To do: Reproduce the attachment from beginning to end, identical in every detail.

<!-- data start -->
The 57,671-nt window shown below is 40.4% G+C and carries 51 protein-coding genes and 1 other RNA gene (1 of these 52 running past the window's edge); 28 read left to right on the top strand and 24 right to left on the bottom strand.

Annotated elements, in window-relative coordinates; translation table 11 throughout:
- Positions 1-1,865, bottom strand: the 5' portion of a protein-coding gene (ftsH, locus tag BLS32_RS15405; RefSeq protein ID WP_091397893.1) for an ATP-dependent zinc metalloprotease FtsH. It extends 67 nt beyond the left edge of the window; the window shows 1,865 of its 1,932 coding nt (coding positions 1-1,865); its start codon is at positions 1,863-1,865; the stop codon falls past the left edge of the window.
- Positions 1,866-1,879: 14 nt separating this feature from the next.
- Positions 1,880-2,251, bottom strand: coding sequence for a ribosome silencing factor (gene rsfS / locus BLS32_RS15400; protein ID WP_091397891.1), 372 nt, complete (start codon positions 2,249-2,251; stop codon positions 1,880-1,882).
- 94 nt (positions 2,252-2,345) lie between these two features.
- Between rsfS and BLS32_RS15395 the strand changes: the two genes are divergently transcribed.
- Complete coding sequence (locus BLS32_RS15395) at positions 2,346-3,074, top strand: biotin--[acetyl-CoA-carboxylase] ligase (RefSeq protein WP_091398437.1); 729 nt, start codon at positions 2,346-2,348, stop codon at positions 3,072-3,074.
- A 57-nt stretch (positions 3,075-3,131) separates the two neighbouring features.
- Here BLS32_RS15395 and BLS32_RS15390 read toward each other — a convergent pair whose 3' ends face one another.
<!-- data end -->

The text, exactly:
The 57,671-nt window shown below is 40.4% G+C and carries 51 protein-coding genes and 1 other RNA gene (1 of these 52 running past the window's edge); 28 read left to right on the top strand and 24 right to left on the bottom strand.

Annotated elements, in window-relative coordinates; translation table 11 throughout:
- Positions 1-1,865, bottom strand: the 5' portion of a protein-coding gene (ftsH, locus tag BLS32_RS15405; RefSeq protein ID WP_091397893.1) for an ATP-dependent zinc metalloprotease FtsH. It extends 67 nt beyond the left edge of the window; the window shows 1,865 of its 1,932 coding nt (coding positions 1-1,865); its start codon is at positions 1,863-1,865; the stop codon falls past the left edge of the window.
- Positions 1,866-1,879: 14 nt separating this feature from the next.
- Positions 1,880-2,251, bottom strand: coding sequence for a ribosome silencing factor (gene rsfS / locus BLS32_RS15400; protein ID WP_091397891.1), 372 nt, complete (start codon positions 2,249-2,251; stop codon positions 1,880-1,882).
- 94 nt (positions 2,252-2,345) lie between these two features.
- Between rsfS and BLS32_RS15395 the strand changes: the two genes are divergently transcribed.
- Complete coding sequence (locus BLS32_RS15395) at positions 2,346-3,074, top strand: biotin--[acetyl-CoA-carboxylase] ligase (RefSeq protein WP_091398437.1); 729 nt, start codon at positions 2,346-2,348, stop codon at positions 3,072-3,074.
- A 57-nt stretch (positions 3,075-3,131) separates the two neighbouring features.
- Here BLS32_RS15395 and BLS32_RS15390 read toward each other — a convergent pair whose 3' ends face one another.